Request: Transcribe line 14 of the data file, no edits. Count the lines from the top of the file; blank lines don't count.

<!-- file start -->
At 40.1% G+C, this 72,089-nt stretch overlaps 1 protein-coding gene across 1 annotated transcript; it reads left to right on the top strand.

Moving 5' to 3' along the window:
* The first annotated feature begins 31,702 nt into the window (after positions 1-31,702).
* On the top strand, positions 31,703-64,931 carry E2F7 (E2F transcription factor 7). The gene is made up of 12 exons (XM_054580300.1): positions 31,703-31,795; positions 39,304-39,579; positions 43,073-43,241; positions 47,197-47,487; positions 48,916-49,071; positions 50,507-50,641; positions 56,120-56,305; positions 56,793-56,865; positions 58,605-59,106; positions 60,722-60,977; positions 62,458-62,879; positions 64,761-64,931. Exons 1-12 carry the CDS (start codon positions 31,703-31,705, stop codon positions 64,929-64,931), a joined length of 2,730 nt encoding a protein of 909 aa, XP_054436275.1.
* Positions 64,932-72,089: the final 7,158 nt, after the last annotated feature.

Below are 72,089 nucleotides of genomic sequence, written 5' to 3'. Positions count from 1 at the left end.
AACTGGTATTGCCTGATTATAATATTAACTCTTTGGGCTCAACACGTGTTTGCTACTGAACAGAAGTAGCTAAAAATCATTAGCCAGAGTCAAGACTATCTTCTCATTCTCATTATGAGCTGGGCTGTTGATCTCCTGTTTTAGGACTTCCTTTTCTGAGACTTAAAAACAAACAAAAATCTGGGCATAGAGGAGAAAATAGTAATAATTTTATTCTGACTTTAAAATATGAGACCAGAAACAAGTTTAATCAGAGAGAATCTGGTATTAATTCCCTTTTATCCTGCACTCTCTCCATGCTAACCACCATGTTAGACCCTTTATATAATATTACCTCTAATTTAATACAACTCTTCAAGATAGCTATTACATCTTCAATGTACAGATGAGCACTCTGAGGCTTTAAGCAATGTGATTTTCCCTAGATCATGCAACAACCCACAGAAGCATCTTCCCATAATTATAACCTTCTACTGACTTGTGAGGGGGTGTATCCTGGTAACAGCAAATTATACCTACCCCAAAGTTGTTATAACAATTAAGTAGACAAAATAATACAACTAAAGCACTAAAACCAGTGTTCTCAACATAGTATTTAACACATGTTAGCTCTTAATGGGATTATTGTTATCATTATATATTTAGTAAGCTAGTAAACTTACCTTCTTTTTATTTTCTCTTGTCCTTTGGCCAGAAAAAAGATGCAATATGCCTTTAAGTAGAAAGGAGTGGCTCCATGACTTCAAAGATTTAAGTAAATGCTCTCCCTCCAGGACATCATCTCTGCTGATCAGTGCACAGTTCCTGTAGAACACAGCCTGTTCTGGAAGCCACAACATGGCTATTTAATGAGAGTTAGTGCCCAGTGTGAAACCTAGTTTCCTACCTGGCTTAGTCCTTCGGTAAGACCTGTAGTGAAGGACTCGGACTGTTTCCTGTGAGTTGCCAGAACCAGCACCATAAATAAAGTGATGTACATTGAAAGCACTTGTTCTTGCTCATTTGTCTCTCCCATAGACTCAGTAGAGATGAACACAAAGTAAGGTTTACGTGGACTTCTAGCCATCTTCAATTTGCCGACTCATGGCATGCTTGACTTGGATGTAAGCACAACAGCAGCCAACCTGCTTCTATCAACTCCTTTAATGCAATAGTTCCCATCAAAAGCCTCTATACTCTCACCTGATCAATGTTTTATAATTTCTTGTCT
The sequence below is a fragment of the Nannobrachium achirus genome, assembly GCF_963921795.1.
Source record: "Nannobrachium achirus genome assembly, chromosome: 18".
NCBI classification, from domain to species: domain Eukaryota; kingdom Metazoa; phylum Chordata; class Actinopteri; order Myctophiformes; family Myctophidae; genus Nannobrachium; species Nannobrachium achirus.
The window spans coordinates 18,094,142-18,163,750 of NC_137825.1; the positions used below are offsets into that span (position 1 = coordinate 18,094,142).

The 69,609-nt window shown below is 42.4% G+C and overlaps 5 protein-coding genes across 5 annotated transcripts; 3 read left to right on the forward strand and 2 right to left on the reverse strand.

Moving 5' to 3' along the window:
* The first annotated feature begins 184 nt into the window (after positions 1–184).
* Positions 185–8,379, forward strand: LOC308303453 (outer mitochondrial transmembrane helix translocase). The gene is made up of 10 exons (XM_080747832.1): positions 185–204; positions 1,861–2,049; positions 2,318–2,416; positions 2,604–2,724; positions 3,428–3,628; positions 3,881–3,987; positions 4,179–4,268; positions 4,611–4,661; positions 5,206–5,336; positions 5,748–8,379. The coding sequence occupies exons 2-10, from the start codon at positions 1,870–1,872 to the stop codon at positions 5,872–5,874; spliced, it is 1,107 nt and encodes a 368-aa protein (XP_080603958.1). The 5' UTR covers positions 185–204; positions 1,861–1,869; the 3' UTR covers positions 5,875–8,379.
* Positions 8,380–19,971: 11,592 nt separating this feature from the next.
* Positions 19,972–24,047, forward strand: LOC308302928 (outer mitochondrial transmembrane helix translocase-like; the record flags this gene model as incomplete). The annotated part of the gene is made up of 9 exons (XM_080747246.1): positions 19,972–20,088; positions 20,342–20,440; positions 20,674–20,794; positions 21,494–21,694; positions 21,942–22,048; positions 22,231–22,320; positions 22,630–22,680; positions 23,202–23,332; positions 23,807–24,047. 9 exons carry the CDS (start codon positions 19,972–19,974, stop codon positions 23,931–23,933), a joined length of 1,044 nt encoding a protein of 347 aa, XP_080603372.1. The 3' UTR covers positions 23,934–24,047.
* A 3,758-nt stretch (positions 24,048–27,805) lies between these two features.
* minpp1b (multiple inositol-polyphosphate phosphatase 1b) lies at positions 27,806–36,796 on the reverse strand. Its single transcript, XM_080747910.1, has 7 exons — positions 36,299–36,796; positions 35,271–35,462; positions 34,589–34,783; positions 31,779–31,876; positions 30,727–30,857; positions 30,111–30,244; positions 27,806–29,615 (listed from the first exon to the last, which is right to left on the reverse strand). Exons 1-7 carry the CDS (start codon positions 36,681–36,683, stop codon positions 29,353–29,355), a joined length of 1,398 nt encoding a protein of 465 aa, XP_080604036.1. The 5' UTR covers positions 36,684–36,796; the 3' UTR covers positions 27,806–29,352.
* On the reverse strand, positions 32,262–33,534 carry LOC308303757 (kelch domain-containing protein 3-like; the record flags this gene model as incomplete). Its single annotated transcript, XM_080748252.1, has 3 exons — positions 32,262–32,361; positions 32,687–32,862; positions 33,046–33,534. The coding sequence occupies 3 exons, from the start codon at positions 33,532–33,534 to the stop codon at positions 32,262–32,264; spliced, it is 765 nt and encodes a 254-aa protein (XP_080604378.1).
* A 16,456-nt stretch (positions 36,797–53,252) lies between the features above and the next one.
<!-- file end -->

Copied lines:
* The first annotated feature begins 184 nt into the window (after positions 1–184).